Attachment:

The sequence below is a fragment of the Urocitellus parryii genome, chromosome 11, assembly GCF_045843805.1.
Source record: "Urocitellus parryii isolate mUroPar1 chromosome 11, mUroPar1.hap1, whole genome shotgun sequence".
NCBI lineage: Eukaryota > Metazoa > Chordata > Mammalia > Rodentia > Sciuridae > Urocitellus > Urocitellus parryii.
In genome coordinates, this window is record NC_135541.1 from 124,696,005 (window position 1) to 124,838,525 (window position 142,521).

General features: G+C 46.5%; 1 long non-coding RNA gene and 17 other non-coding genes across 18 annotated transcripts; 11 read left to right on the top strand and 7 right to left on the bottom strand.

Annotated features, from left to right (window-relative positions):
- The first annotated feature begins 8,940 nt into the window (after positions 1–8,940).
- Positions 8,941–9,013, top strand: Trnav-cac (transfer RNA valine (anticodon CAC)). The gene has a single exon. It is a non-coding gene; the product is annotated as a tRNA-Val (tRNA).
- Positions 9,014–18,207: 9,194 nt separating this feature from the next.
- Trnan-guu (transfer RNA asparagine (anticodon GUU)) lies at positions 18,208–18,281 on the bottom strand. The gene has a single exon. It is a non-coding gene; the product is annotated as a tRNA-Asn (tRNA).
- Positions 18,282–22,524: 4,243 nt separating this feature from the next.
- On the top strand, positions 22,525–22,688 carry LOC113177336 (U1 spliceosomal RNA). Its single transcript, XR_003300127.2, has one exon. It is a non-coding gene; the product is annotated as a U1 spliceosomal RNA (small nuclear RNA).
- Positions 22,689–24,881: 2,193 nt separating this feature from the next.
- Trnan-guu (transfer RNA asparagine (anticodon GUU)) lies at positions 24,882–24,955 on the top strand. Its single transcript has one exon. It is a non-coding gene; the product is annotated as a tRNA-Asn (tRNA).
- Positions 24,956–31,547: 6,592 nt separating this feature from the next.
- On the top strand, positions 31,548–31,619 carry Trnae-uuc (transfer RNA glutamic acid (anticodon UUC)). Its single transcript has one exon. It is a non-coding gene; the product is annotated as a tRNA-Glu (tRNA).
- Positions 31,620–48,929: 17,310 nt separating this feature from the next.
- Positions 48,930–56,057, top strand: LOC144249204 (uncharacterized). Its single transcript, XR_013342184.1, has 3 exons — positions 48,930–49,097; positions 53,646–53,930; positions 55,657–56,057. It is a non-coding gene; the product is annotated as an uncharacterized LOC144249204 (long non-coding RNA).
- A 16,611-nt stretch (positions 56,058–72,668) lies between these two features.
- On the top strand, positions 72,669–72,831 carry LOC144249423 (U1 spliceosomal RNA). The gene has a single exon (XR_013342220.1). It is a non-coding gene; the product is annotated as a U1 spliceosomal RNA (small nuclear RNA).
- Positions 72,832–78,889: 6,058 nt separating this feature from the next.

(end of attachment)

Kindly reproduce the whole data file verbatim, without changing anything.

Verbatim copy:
The sequence below is a fragment of the Urocitellus parryii genome, chromosome 11, assembly GCF_045843805.1.
Source record: "Urocitellus parryii isolate mUroPar1 chromosome 11, mUroPar1.hap1, whole genome shotgun sequence".
NCBI lineage: Eukaryota > Metazoa > Chordata > Mammalia > Rodentia > Sciuridae > Urocitellus > Urocitellus parryii.
In genome coordinates, this window is record NC_135541.1 from 124,696,005 (window position 1) to 124,838,525 (window position 142,521).

General features: G+C 46.5%; 1 long non-coding RNA gene and 17 other non-coding genes across 18 annotated transcripts; 11 read left to right on the top strand and 7 right to left on the bottom strand.

Annotated features, from left to right (window-relative positions):
- The first annotated feature begins 8,940 nt into the window (after positions 1–8,940).
- Positions 8,941–9,013, top strand: Trnav-cac (transfer RNA valine (anticodon CAC)). The gene has a single exon. It is a non-coding gene; the product is annotated as a tRNA-Val (tRNA).
- Positions 9,014–18,207: 9,194 nt separating this feature from the next.
- Trnan-guu (transfer RNA asparagine (anticodon GUU)) lies at positions 18,208–18,281 on the bottom strand. The gene has a single exon. It is a non-coding gene; the product is annotated as a tRNA-Asn (tRNA).
- Positions 18,282–22,524: 4,243 nt separating this feature from the next.
- On the top strand, positions 22,525–22,688 carry LOC113177336 (U1 spliceosomal RNA). Its single transcript, XR_003300127.2, has one exon. It is a non-coding gene; the product is annotated as a U1 spliceosomal RNA (small nuclear RNA).
- Positions 22,689–24,881: 2,193 nt separating this feature from the next.
- Trnan-guu (transfer RNA asparagine (anticodon GUU)) lies at positions 24,882–24,955 on the top strand. Its single transcript has one exon. It is a non-coding gene; the product is annotated as a tRNA-Asn (tRNA).
- Positions 24,956–31,547: 6,592 nt separating this feature from the next.
- On the top strand, positions 31,548–31,619 carry Trnae-uuc (transfer RNA glutamic acid (anticodon UUC)). Its single transcript has one exon. It is a non-coding gene; the product is annotated as a tRNA-Glu (tRNA).
- Positions 31,620–48,929: 17,310 nt separating this feature from the next.
- Positions 48,930–56,057, top strand: LOC144249204 (uncharacterized). Its single transcript, XR_013342184.1, has 3 exons — positions 48,930–49,097; positions 53,646–53,930; positions 55,657–56,057. It is a non-coding gene; the product is annotated as an uncharacterized LOC144249204 (long non-coding RNA).
- A 16,611-nt stretch (positions 56,058–72,668) lies between these two features.
- On the top strand, positions 72,669–72,831 carry LOC144249423 (U1 spliceosomal RNA). The gene has a single exon (XR_013342220.1). It is a non-coding gene; the product is annotated as a U1 spliceosomal RNA (small nuclear RNA).
- Positions 72,832–78,889: 6,058 nt separating this feature from the next.